Evans et al v. Skolnik et al

Filing 117

REPORT AND RECOMMENDATION granting 99 MOTION to Dismiss filed by Global Tel*Link; denying as moot 104 MOTION to Stay Summary Judgment filed by John Witherow; granting 85 MOTION to Dismiss; and denying Motion for Summary Judgment filed by Embarq; granting 83 MOTION to Dismiss Plaintiff Witherow's Second Amended Complaint filed by Inmate Calling Solutions. Objections to R&R due by 10/18/2009 Signed by Magistrate Judge Valerie P. Cooke on 10/2/09. (Copies have been distributed pursuant to the NEF - DN)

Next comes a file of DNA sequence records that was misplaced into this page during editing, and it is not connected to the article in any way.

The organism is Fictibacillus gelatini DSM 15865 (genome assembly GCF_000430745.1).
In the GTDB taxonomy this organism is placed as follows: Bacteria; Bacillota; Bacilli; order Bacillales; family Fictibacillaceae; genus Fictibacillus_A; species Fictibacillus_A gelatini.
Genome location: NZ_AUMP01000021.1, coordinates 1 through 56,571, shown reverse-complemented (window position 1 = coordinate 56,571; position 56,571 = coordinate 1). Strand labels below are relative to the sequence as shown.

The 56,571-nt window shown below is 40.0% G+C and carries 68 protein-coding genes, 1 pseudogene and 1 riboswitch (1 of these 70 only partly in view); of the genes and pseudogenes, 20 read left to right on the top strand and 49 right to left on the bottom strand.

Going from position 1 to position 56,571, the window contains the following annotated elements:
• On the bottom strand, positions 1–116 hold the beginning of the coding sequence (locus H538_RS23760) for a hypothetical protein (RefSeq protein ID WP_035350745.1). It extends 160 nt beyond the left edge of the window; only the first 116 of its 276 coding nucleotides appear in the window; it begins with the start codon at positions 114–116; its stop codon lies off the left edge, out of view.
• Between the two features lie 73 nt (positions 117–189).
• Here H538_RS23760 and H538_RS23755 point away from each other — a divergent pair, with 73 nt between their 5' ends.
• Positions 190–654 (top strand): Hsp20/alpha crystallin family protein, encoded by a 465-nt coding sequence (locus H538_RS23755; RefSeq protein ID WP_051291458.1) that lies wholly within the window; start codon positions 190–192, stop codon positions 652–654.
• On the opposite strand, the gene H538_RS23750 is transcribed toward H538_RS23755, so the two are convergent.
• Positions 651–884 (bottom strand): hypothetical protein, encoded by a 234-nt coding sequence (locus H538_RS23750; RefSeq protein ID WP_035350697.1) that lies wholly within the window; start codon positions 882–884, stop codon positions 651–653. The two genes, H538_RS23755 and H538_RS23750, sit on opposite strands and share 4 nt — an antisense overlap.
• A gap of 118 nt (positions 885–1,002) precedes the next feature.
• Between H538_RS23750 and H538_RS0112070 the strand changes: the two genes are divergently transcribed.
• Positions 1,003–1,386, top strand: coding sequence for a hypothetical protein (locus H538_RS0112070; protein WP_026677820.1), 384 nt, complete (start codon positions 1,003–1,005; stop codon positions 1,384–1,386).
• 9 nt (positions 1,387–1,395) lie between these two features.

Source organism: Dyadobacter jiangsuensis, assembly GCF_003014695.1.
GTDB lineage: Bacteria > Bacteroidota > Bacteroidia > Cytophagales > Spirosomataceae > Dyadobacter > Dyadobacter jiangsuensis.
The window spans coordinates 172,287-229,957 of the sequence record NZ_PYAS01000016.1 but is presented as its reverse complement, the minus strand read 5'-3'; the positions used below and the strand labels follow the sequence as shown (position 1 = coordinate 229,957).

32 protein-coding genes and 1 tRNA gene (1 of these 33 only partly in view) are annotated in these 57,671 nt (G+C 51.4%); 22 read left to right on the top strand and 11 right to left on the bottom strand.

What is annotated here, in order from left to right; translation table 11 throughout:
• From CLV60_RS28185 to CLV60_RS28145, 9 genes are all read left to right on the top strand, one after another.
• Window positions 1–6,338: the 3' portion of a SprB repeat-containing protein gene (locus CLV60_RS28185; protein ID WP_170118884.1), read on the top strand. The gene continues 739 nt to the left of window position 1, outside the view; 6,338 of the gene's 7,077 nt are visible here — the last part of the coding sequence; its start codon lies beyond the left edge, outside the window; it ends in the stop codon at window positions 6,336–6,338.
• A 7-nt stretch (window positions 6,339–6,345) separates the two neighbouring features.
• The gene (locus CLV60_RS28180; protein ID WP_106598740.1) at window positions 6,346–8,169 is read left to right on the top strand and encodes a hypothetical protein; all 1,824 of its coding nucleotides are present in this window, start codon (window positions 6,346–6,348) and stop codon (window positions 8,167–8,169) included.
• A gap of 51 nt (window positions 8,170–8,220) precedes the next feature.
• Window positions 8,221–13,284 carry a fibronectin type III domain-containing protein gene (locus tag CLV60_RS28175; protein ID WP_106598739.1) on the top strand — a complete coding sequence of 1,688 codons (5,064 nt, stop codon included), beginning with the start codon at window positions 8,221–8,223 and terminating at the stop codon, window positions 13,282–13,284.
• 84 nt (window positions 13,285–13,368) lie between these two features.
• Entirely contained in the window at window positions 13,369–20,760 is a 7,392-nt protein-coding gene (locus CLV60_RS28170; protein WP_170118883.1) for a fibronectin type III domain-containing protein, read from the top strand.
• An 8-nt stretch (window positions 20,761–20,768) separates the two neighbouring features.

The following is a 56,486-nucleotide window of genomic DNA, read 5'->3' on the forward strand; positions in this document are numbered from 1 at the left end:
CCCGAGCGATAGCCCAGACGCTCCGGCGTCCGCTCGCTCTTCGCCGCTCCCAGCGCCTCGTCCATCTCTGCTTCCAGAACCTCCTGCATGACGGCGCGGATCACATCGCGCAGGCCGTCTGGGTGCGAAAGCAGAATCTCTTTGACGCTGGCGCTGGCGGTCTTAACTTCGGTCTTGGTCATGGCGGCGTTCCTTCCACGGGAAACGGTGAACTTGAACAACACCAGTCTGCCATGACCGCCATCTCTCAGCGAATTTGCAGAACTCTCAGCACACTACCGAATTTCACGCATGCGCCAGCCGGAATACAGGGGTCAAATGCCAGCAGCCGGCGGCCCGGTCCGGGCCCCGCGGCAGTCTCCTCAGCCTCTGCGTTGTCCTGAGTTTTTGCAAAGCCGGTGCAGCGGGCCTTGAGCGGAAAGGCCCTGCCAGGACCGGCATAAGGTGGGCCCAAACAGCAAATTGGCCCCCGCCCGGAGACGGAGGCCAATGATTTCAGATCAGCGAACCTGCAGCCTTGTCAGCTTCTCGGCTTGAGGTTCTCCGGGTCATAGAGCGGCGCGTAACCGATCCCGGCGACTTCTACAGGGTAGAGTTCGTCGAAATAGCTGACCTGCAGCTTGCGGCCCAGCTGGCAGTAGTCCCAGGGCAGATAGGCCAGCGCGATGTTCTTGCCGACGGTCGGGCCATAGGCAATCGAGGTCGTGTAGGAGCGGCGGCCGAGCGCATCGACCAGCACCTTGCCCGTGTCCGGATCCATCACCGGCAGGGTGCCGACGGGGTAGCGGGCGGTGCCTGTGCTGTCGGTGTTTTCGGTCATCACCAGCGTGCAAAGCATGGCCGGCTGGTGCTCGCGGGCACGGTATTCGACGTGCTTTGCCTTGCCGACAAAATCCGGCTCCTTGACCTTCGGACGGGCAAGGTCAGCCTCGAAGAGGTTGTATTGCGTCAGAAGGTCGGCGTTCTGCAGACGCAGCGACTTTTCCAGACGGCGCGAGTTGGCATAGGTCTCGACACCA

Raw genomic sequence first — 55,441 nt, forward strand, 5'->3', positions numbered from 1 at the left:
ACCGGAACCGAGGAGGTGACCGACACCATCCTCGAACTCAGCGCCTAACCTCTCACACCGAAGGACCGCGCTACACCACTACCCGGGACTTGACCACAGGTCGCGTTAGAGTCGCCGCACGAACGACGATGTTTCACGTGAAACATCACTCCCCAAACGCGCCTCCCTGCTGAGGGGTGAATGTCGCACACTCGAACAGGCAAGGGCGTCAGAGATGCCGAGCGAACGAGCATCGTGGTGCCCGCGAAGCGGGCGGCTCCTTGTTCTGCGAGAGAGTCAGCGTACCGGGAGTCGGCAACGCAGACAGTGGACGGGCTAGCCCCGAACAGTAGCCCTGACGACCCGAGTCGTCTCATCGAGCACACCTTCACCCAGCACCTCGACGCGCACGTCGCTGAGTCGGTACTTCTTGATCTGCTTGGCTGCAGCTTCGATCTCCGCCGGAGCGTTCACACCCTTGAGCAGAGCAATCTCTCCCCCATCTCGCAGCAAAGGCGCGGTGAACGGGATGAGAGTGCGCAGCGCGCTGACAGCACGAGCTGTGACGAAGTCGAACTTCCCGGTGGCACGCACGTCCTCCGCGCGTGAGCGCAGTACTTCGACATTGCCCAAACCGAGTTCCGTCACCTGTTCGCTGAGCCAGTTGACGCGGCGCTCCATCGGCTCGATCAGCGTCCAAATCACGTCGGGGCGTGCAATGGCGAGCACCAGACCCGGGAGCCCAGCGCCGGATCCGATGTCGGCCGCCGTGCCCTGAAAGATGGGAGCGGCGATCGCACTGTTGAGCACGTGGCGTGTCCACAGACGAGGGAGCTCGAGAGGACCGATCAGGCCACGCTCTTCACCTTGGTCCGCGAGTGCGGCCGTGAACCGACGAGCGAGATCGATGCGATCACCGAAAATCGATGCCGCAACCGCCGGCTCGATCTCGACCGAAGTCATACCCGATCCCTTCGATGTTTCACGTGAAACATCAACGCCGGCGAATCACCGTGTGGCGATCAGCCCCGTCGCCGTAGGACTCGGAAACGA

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1 2 3 4 5 6 7 8 9 10 UNITED STATES DISTRICT COURT DISTRICT OF NEVADA DONALD YORK EVANS, et al. ) ) ) Plaintiffs, ) ) vs. ) ) ) HOWARD SKOLNIK, et al., ) ) Defendants. ) ____________________________________) 3:08-cv-00353-RCJ-VPC REPORT AND RECOMMENDATION OF U.S. MAGISTRATE JUDGE October 2, 2009 This Report and Recommendation is made to the Honorable Robert C. Jones, United 11 States District Judge. The action was referred to the undersigned Magistrate Judge pursuant to 12 28 U.S.C. 636(b)(1)(B) and LR IB 1-4. Before the court are the following motions: defendant 13 Inmate Calling Solutions, Inc.'s ("ICS") motion to dismiss (#83), defendant Global Tel Link 14 Corporation's ("GTL") motion to dismiss (#99), and defendant Embarq Payphone Services, Inc.'s 15 ("Embarq") combined motion to dismiss and motion for summary judgment (#85). Plaintiff 16 Donald York Evans dismissed his claims against ICS with prejudice (#62). He has failed to 17 oppose any motions from the remaining private party defendants. Plaintiff John Witherow has 18 19 For the reasons stated below, the court recommends that defendants' motions to dismiss be 20 granted. 21 I. HISTORY & PROCEDURAL BACKGROUND 22 Plaintiff John Witherow ("Witherow") is currently incarcerated by the Nevada Department 23 of Corrections ("NDOC") at High Desert State Prison ("HDSP") (#63), and plaintiff Donald York 24 25 26 27 28 Embarq has filed a combined motion to dismiss and motion for summary judgment (#85). Witherow opposed and also filed a motion to stay summary judgment proceedings (#104). Embarq opposed Witherow's motion to stay summary judgment (#114), and Witherow replied (#116). For the reasons stated herein, the court need not consider Embarq's motion for summary judgment and thus finds Witherow's accompanying motion to stay such proceedings moot. 1 opposed all motions to dismiss (#89, 104, 107) and defendants have replied (#92, 112, #116).1 1 2 3 4 5 6 7 8 9 10 11 12 13 14 15 16 17 18 19 20 21 22 23 24 25 26 27 28 Evans ("Evans") is a Nevada attorney who maintained an attorney-client relationship with Plaintiff Witherow (#2, p. 3). On June 25, 2008, Witherow and Evans (collectively "plaintiffs"), through counsel Marc Picker, Esq., brought this action pursuant to 42 U.S.C. 1983 and the Electronic Communications Privacy Act, 18 U.S.C. 2511, 2520 (#1, 2). Plaintiffs named ICS and the following public officials as defendants: Howard Skolnik, NDOC Director; Don Helling, Assistant Director of Operations of NDOC; William Donat, Nevada State Prison Warden; Brian Henley, Nevada State Prison Correctional Lieutenant; Lea Baker, Nevada State Prison Correctional Officer, and other unnamed defendants (#2, pp. 2-3). The gravamen of plaintiffs' complaint maintains that prison officials improperly monitored attorney-client telephone calls in violation of constitutional and federal statutory rights while Witherow was incarcerated at Nevada State Prison ("NSP"). Id. pp. 4-5. In December 2008, plaintiffs then filed a first amended compliant ("FAC"), adding GTL and Embarq as parties (#33). However, in May 2009, Witherow moved the court to proceed pro se (#60). He then filed a second amended complaint ("SAC") (#80), which includes one hundred-sixteen causes of action (#80). As in the FAC, Witherow alleges that prison officials intercepted and monitored attorneyclient phone calls, but in the SAC, he identifies each intercepted call as a separate cause of action. Id. He names ICS, GTL, and Embarq as defendants because the companies "were contracted by the NDOC during the relevant time period to maintain and operate" the telephone system. Id. p. 7. With regard to Evans's claims, he has dismissed his claims with prejudice against ICS (# 62), and he has not opposed the remaining motions to dismiss from GTL and Embarq. On the other hand, Witherow has opposed all motions to dismiss (#89, 104, 107). The court notes that Witherow is proceeding pro se. "In civil cases where the plaintiff appears pro se, the court must construe the pleadings liberally and must afford plaintiff the benefit of any doubt." Karim-Panahi v. L.A. Police Dep't, 839 F.2d 621, 623 (9th Cir. 1988); see also Haines v. Kerner, 404 U.S. 519, 520-21 (1972). /// /// 2 1 2 3 4 5 6 7 8 9 10 11 12 13 14 15 16 17 18 19 20 21 22 23 24 25 26 27 28 A. Discussion 1. II. DISCUSSION & ANALYSIS Motion to Dismiss Standard Under Federal Rule of Civil Procedure 8(a)(2), a pleading must contain a "short and plain statement of the claim showing that the pleader is entitled to relief." To survive a motion to dismiss, a complaint must contain sufficient factual matter, accepted as true, to "state a claim to relief that is plausible on its face." Ashcroft v. Iqbal, 129 S.Ct. 1937, 1949 (2009) (quoting Bell Atlantic Corp. v. Twombly, 550 U.S. 544, 570 (2007)). A claim has facial plausibility when the plaintiff pleads factual content that allows the court to draw the reasonable inference that the defendant is liable for the misconduct alleged. Id. at 1955. The issue on a motion to dismiss is not whether the plaintiff will ultimately prevail, but whether the plaintiff is entitled to offer evidence to support the claims. Twombly, 550 U.S. at 583 (citing Scheuer v. Rhodes, 416 U.S. 232, 236 (1974)). When considering a motion to dismiss for failure to state a claim upon which relief can be granted, the court employs to a two-pronged approach. Id. First, the tenet that a court must accept as true all of the allegations contained in a complaint is inapplicable to legal conclusions. Id. Second, only a complaint that states a plausible claim for relief survives a motion to dismiss. Id. In other words, "a plaintiff must aver in his complaint `sufficient factual matter, accepted as true, to state a claim that is plausible on its face.'" al-Kidd v. Ashcroft, No. 06-36059, 2009 WL 2836448, at *5 (9th Cir. Sept. 4, 2009) (quoting Iqbal, 129 S.Ct. at 1949). We must accept as true all facts alleged in the complaint and draw all reasonable references in favor of plaintiff. Newcal Indus., Inc. v. Ikon Office Solution, 513 F.3d 1038, 1043 n. 2 (9th Cir. 2008). 2. Unopposed Motions to Dismiss A district court may dismiss a claim for failure to follow the local rules. Ghazali v. Moran, 46 F.3d 52, 53 (9th Cir. 1995) (upholding dismissal for failure to file opposition to motion to dismiss). United States District Court for the District of Nevada Local Rule 7-2 addresses the manner in which motions, oppositions, and replies must be filed. "The failure of 3 1 2 3 4 5 6 7 8 9 10 an opposing party to file points and authorities in response to any motion shall constitute a consent to the granting of the motion." L.R. 7-2(d). 3. Conversion of Motion to Dismiss to Summary Judgment "As a general rule, a district court may not consider any material beyond the pleadings in ruling on a Rule 12(b)(6) motion." Lee v. City of Los Angeles, 250 F.3d 668, 688-89 (9th Cir. 2001). However, Rule 12 provides: If, on a motion under Rule 12(b)(6) or 12(c), matters outside the pleadings are presented to and not excluded by the court, the motion must be treated as one for summary judgment under Rule 56. All parties must be given a reasonable opportunity to present all the material that is pertinent to the motion. Fed. R. Civ. P. 12(d) (emphasis added). A motion filed with extraneous materials is to be treated 11 as a motion for summary judgment only if the court relies on the material. Swedberg v. Marotzke, 12 339 F.3d 1139, 1143-44 (9th Cir. 2003). Conversion to summary judgment is at the discretion 13 of the court, and the court must take some affirmative action before conversion is effected. Id. 14 at 1144. 15 B. 16 1. 17 Defendants GTL and Embarq assert that the court should dismiss Evans's claims in the 18 FAC for failure to comply with District of Nevada Local Rule 7-2(d) (#90, p. 2; #112, p. 3). The 19 court agrees. Evans was served with defendants' motions (#85, p.9; #99, p. 14), but he did not 20 respond. Pursuant to the local rule, the court construes Evans's failure to oppose as consent to 21 the motion. Therefore, the court recommends granting GTL's and Embarq's motions to dismiss 22 23 2. 24 Witherow asserts claims under 42 U.S.C. 1983 and 18 U.S.C. 2511, 2520 (#80). The 25 26 27 28 In its combined motion (#85), Embarq submits materials outside the pleadings (an affidavit of Embarq employee, Trudi R. Daron, and copies of records of Witherow's calls (#85, Ex. 1). The court excluded such matters from its determination of the instant motion. Accordingly, the court declines Embarq's request to convert the instant motion to dismiss to one for summary judgment. See Fed. R. Civ. P. 12(d). 4 2 Analysis Evans's Claims with respect to Evans's claims in the FAC.2 Witherow's Claims 1 2 3 4 5 6 7 8 9 10 11 12 13 14 15 16 17 18 19 20 21 22 23 24 25 26 27 28 court examines the sufficiency and plausibility of these claims below. a. Section 1983 Witherow alleges violations of his rights and seeks relief from ICS, GTL and Embarq in his SAC pursuant to 42 U.S.C. 1983.3 Section 1983 provides: Every person who, under color of any statute, ordinance, regulation, custom, or usage, of any State or Territory or the District of Columbia, subjects, or causes to be subjected, any citizen of the United States or other person within the jurisdiction thereof to the deprivation of any rights, privileges, or immunities secured by the Constitution and laws, shall be liable to the party injury in an action at law. To state a claim for relief in an action brought under 1983, plaintiff must establish that he was deprived of a right secured by the Constitution or laws of the United States, and that the alleged deprivation was committed under color of state law. Am. Mfrs. Mut. Ins. Co. v. Sullivan, 526 U.S. 40, 50 (1999); Gritchen v. Collier, 254 F.3d 807, 812 (9th Cir. 2001). Section 1983 does not create any substantive rights, but is instead a vehicle by which plaintiffs can bring federal constitutional and statutory challenges to actions by state and local officials. Cholla Ready Mix, Inc. v. Civish, 382 F.3d 969, 978 (9th Cir. 2004). "The purpose of 1983 is to deter state actors from using the badge of their authority to deprive individuals of their federally guaranteed rights." McDade v. West, 223 F.3d 1135, 1139 (9th Cir. 2000). Witherow maintains that the defendants are state actors by virtue of providing telephone services to prisoners (#89, p. 7; #107, p. 7; #104, pp. 12-13). Defendants' position is that the mere performance of services under contract with the NDOC is insufficient to render them state actors (#99, pp. 8-10; #92, pp. 5-8). That the defendants act under color of state law is "a jurisdictional requisite for a 1983 action." West v. Atkins, 487 U.S. 42, 46 (1988). "State action requires both an alleged constitutional deprivation `caused by the exercise of some right or privilege created by the State or by a rule of conduct imposed by the State or by a person for whom the State is responsible,' and that `the party charged with the deprivation must be a person who may fairly be said to be Because defendants' motions contained similar contentions, the court will refer to the defendants' motions collectively. 5 3 1 2 3 4 5 6 7 8 9 10 11 12 13 14 15 16 17 18 19 20 21 22 23 24 25 26 27 28 a state actor." Am. Mfrs. Mut. Ins. Co., 526 U.S. at 50 (quoting Lugar v. Edmonson Oil Co., 457 U.S. 922, 937 (1982) (emphasis in original)). "Where, as here, deprivations of rights under the Fourteenth Amendment are alleged, these two requirements converge." Id.; see Johnson v. Knowles, 113 F.3d 1114, 1118 (9th Cir. 1997) ("Although section 1983's under-color-of-state-law requirement is technically separate from the Fourteenth Amendment's state-action requirement, the two inquiries are closely related."). Faithful adherence to the `state action' requirement of the Fourteenth Amendment requires careful attention to the gravamen of the plaintiff's complaint." Blum v. Yaretsky, 457 U.S. 991, 1003 (1982). An analysis of whether unconstitutional conduct is fairly attributable to the State begins by identifying "the specific conduct of which the plaintiff complains." Id., noted in Am. Mfrs. Mut. Ins. Co., 526 U.S. at 51. In this case, Witherow alleges that prison officials and private party defendants deprived him of his Fourth and Fourteenth Amendment rights when they intercepted and eavesdropped on his attorney-client telephone calls. The issue the court must address here is whether defendants' alleged actions of maintaining and operating the NSP telephone system may be fairly attributable to the state so as to subject these private party defendants to the constraints of federal suit under 1983. The analysis proceeds with the presumption that private conduct does not constitute state action. See Rendell-Baker v. Kohn, 457 U.S. 830, 841 (1982). Courts have articulated four distinct approaches to determine whether the acts of private defendants constitute state action question: (1) the "public function" approach, which inquires as to whether the acts of the private actor are a traditionally exclusive governmental function; (2) the "state compulsion" approach, which inquires as to whether state law or custom has required a certain course of action; (3) the "close nexus" approach, which considers whether the pleadings demonstrate close state involvement; and (4) the "joint action" approach, which considers whether private actors are willful participants in joint action with the state. See George v. South Pacific-CSC Work Furlough, 91 F.3d 1227, 1230-32 (9th Cir. 1996); Gorenc v. Salt River Project Agric. Improvement and Power Dist., 869 F.2d 503, 505-09 (9th Cir. 1989). Witherow fails to argue which test should apply; he simply maintains that the contractual 6 1 2 3 4 5 6 7 8 9 10 11 12 13 14 15 16 17 18 19 20 21 22 23 24 25 26 27 28 relationship between defendants and the NDOC is sufficient to convert private parties to state actors.4 The court disagrees. Providing services that the state would not necessarily provide does not automatically render the acts of privately owned enterprises attributable to the state. See Am. Mfrs. Mut. Ins. Co., 526 U.S. at 50. Moreover, the Court has explicitly indicated that "[a]cts of such private contractors do not become acts of the government by reason of their significant or even total engagement in performing public contracts." Rendell-Baker, 456 U.S. at 830 (emphasis added). Here, the sole means by which Witherow associates defendants to his alleged constitutional deprivation is a contractual obligation to maintain the NSP telephone system. The court accepts all Witherow's allegations as true, but such allegations are insufficient to make the defendants state actors amenable to suit under 1983. Therefore, the court grants defendants' motions to dismiss for failure to state an essential element of a 1983 claim.5 3. Electronic Communications Privacy Act: 18 U.S.C. 2511, 2520 Witherow additionally asserts a cause of action against defendants under the Electronic Communications Privacy Act of 1986, 18 U.S.C. 2510-2521 ("ECPA") for allegedly intercepting and eavesdropping on attorney-client telephone calls. The ECPA provides that "any person whose wire, oral, or electronic communication is intercepted, disclosed, or intentionally used in violation of this chapter may in a civil action recover from the person or entity which engaged in that violation such relief as may be appropriate." 18 U.S.C. 2520. The ECPA Regardless of which test is selected, the court finds that the result is the same. Under the public function test, phone service is not a "traditionally exclusive government function." George, 91 F.3d at 1230 (quoting Rendell-Baker, 456 U.S. at 842). Under the state compulsion test, the plaintiff must show that a private entity has acted because a state law or custom requires a certain course of action. Id. at 1232. Witherow has not alleged any such actions. In fact, Witherow provides the court with state statutes and regulations which explicitly prohibit the monitoring of attorney-client phone calls. Under the "nexus" test, the court considers whether plaintiff's pleadings demonstrate sufficiently close involvement. Id. at 1231-32 (citing Rendell-Baker, 456 U.S. at 84142). Beyond their contractual relationship, Witherow does not allege further government involvement. Under the joint action approach, the private actor must be a "willful participant in joint action." Id. at 1231 (quoting Dennis v. Sparks, 449 U.S. 24, 27 (1980)). Apart from the existence of a contract, Witherow provide no facts which allege joint action. Because the court finds that defendants' are not amenable to suit under 1983, the court need not reach the substance of the constitutional questions underlying Witherow's complaint. 7 5 4 1 2 3 4 5 6 7 8 9 10 11 12 13 14 15 16 17 18 19 20 21 22 23 24 25 26 27 28 provides for injunctive relief as well. See 18 U.S.C. 2521. Specifically, the ECPA prohibits the intentional interception of wire communications. See 18 U.S.C. 2511(1)(a). It provides: "Any person who intentionally intercepts, endeavors to intercept, or procures any other person to intercept or endeavor to intercept, any wire, oral, or electronic communication . . . shall be subject to suit. . . ." Id.; see Forsyth v. Barr, 19 F.3d 1527 (5th Cir. 1994); DirecTV, Inc. v. Pahnke, 405 F. Supp. 2d 1182, 1189 (E.D. Cal. 2005). For example, in Pahnke, the district court granted summary judgment to the plaintiff-cable television provider and held that the purchase and use of devices that were designed, marketed, and used to permit illegal programming constituted "intentional interception." Pahnke, 405 F. Supp. 2d at 1189. Under Iqbal's two-pronged standard, Witherow fails to state a claim. First, Witherow alleges that defendants "acted intentionally" (#80, p. 13), but the court need not accept such an unsupported legal conclusion as true. See Iqbal, 129 S.Ct. at 1955. Second, Witherow does not provide sufficient factual matter to state a plausible claim that defendants "intentionally" engaged in the interception of his attorney-client telephone calls. In his opposition, Witherow makes much of defendants' awareness that the NSP telephone system was capable of monitoring such calls (#104, pp. 16-17). Unlike the devices in Pahnke, which were specifically designed for illegal activity, the phone system here performs acts that are legal. See United States v. Van Poyck, 77 F.3d 285, 290-91 (9th Cir. 1996) ("[N]o prisoner should reasonably expect privacy in his outbound telephone calls."). The monitoring of prisoner phone calls is well known, and Witherow even cites Nevada Revised Statute section 209.419, which notifies inmates of the practice.6 The court declines Witherow's attempt to attribute the acts of those public officials who allegedly monitored the attorney-client telephone calls to the defendants who simply 6 Nevada Revised Statutes section 209.419 provides notice as follows: Communications made by an offender on any telephone in an institution or facility to any person outside the institution or facility may be intercepted if: (a) The interception is made by an authorized employee of the Department; and (b) Signs are posted near all telephones in the institution or facility indicating that communications may be intercepted. 8 1 2 3 4 5 6 7 8 9 10 11 12 13 14 15 provided and maintained the telephone system under a contract with the NDOC. Therefore, the court grants defendants' motions to dismiss because plaintiff has failed to state a necessary element for a claim under 18 U.S.C. 2511, 2520, 2521.7 III. CONCLUSION Based on the foregoing and for good cause appearing, the court concludes as follows: (1) Evans's failure to oppose GTL's motion to dismiss is deemed as consent to the motion pursuant to District of Nevada Local Rule 7-2(d); (2) Evans's failure to oppose Embarq's motion to dismiss is deemed as consent to the motion pursuant to District of Nevada Local Rule 7-2(d); (3) ICS, GTL, and Embarq are not state actors by virtue of their contractual relationship with the state to provide telephone service at NSP; (4) Witherow has failed to allege an essential element of a 1983 claim because such private defendants are not amenable to suit under 42 U.S.C. 1983; and (4) Witherow has failed to provide sufficient factual matter to support a plausible claim for violation of 18 U.S.C. 2511. As such, the court respectfully recommends that ICS's motion to dismiss (#83) be 16 GRANTED; that GTL's motion to dismiss (#99) be GRANTED; that Embarq's combined 17 motion to dismiss and motion for summary judgment (#85) be GRANTED as to the motion to 18 dismiss and that its motion for summary judgment be DENIED; and that Witherow's motion to 19 stay summary judgment proceedings be DENIED as moot. 20 The parties are advised: 21 1. 22 the parties may file specific written objections to this report and recommendation within ten days 23 of receipt. These objections should be entitled "Objections to Magistrate Judge's Report and 24 Recommendation" and should be accompanied by points and authorities for consideration by the 25 District Court. 26 27 28 For the same reasons stated above in note 2, the court declines to convert Embarq's motion to dismiss to a motion for summary judgment. 9 7 Pursuant to 28 U.S.C. 636(b)(1)(c) and Rule IB 3-2 of the Local Rules of Practice, 1 2 3 4 5 6 7 8 9 10 11 12 13 14 15 16 17 18 19 20 21 22 23 24 25 26 27 28 2. This report and recommendation is not an appealable order and any notice of appeal pursuant to Fed. R. App. P. 4(a)(1) should not be filed until entry of the District Court's judgment. IV. RECOMMENDATION IT IS THEREFORE RECOMMENDED that ICS's motion to dismiss (#83) be GRANTED; that GTL's motion to dismiss (#99) be GRANTED; that Embarq's combined motion to dismiss and motion for summary judgment (#85) be GRANTED as to the motion to dismiss and that its motion for summary judgment be DENIED; and that Witherow's motion to stay summary judgment proceedings be DENIED as moot. DATED: October 2, 2009. ______________________________________ UNITED STATES MAGISTRATE JUDGE 10